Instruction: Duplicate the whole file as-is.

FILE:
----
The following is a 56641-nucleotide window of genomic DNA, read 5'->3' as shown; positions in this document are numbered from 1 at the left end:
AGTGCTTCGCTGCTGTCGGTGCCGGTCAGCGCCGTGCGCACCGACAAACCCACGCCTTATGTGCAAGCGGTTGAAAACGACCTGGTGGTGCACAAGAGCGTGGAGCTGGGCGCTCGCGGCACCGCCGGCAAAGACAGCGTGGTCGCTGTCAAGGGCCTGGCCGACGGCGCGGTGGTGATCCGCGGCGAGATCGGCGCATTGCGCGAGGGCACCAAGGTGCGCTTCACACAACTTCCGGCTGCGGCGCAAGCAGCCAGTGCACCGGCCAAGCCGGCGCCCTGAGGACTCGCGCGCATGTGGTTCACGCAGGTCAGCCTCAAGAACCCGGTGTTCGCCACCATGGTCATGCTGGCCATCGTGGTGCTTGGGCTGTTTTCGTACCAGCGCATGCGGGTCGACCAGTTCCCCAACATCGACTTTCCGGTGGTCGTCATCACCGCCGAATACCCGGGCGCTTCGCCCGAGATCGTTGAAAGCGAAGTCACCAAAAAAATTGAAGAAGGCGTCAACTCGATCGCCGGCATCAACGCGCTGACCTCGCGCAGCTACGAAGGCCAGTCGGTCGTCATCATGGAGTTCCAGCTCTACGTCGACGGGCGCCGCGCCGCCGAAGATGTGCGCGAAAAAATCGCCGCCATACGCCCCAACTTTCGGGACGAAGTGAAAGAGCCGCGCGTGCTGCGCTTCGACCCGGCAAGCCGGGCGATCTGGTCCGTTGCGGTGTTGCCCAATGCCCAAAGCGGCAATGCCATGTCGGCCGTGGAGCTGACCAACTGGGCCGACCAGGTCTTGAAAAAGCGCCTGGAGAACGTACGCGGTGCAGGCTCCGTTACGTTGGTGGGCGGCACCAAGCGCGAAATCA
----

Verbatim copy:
The following is a 56641-nucleotide window of genomic DNA, read 5'->3' as shown; positions in this document are numbered from 1 at the left end:
AGTGCTTCGCTGCTGTCGGTGCCGGTCAGCGCCGTGCGCACCGACAAACCCACGCCTTATGTGCAAGCGGTTGAAAACGACCTGGTGGTGCACAAGAGCGTGGAGCTGGGCGCTCGCGGCACCGCCGGCAAAGACAGCGTGGTCGCTGTCAAGGGCCTGGCCGACGGCGCGGTGGTGATCCGCGGCGAGATCGGCGCATTGCGCGAGGGCACCAAGGTGCGCTTCACACAACTTCCGGCTGCGGCGCAAGCAGCCAGTGCACCGGCCAAGCCGGCGCCCTGAGGACTCGCGCGCATGTGGTTCACGCAGGTCAGCCTCAAGAACCCGGTGTTCGCCACCATGGTCATGCTGGCCATCGTGGTGCTTGGGCTGTTTTCGTACCAGCGCATGCGGGTCGACCAGTTCCCCAACATCGACTTTCCGGTGGTCGTCATCACCGCCGAATACCCGGGCGCTTCGCCCGAGATCGTTGAAAGCGAAGTCACCAAAAAAATTGAAGAAGGCGTCAACTCGATCGCCGGCATCAACGCGCTGACCTCGCGCAGCTACGAAGGCCAGTCGGTCGTCATCATGGAGTTCCAGCTCTACGTCGACGGGCGCCGCGCCGCCGAAGATGTGCGCGAAAAAATCGCCGCCATACGCCCCAACTTTCGGGACGAAGTGAAAGAGCCGCGCGTGCTGCGCTTCGACCCGGCAAGCCGGGCGATCTGGTCCGTTGCGGTGTTGCCCAATGCCCAAAGCGGCAATGCCATGTCGGCCGTGGAGCTGACCAACTGGGCCGACCAGGTCTTGAAAAAGCGCCTGGAGAACGTACGCGGTGCAGGCTCCGTTACGTTGGTGGGCGGCACCAAGCGCGAAATCA